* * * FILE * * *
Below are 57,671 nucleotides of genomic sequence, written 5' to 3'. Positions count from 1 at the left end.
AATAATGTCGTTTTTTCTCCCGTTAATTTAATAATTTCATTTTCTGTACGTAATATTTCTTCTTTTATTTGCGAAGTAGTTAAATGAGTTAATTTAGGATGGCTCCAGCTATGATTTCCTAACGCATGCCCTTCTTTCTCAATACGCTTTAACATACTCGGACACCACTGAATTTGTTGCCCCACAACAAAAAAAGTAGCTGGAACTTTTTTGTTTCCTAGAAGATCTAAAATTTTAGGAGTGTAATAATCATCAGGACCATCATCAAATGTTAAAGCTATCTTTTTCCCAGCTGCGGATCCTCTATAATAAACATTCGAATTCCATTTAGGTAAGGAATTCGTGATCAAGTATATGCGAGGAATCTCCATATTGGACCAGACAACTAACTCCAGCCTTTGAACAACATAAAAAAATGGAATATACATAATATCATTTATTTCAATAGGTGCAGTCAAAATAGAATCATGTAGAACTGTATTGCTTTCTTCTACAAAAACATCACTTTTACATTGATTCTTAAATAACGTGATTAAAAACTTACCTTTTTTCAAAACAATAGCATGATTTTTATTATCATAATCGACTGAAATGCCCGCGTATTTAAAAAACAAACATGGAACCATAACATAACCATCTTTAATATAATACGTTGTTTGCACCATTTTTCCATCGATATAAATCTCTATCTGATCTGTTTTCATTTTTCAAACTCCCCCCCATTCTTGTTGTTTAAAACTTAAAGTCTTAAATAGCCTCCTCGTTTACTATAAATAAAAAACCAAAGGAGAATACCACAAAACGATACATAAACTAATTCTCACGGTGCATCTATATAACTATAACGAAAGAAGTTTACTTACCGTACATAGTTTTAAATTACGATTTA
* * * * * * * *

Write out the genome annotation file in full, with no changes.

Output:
Below are 57,671 nucleotides of genomic sequence, written 5' to 3'. Positions count from 1 at the left end.
AATAATGTCGTTTTTTCTCCCGTTAATTTAATAATTTCATTTTCTGTACGTAATATTTCTTCTTTTATTTGCGAAGTAGTTAAATGAGTTAATTTAGGATGGCTCCAGCTATGATTTCCTAACGCATGCCCTTCTTTCTCAATACGCTTTAACATACTCGGACACCACTGAATTTGTTGCCCCACAACAAAAAAAGTAGCTGGAACTTTTTTGTTTCCTAGAAGATCTAAAATTTTAGGAGTGTAATAATCATCAGGACCATCATCAAATGTTAAAGCTATCTTTTTCCCAGCTGCGGATCCTCTATAATAAACATTCGAATTCCATTTAGGTAAGGAATTCGTGATCAAGTATATGCGAGGAATCTCCATATTGGACCAGACAACTAACTCCAGCCTTTGAACAACATAAAAAAATGGAATATACATAATATCATTTATTTCAATAGGTGCAGTCAAAATAGAATCATGTAGAACTGTATTGCTTTCTTCTACAAAAACATCACTTTTACATTGATTCTTAAATAACGTGATTAAAAACTTACCTTTTTTCAAAACAATAGCATGATTTTTATTATCATAATCGACTGAAATGCCCGCGTATTTAAAAAACAAACATGGAACCATAACATAACCATCTTTAATATAATACGTTGTTTGCACCATTTTTCCATCGATATAAATCTCTATCTGATCTGTTTTCATTTTTCAAACTCCCCCCCATTCTTGTTGTTTAAAACTTAAAGTCTTAAATAGCCTCCTCGTTTACTATAAATAAAAAACCAAAGGAGAATACCACAAAACGATACATAAACTAATTCTCACGGTGCATCTATATAACTATAACGAAAGAAGTTTACTTACCGTACATAGTTTTAAATTACGATTTA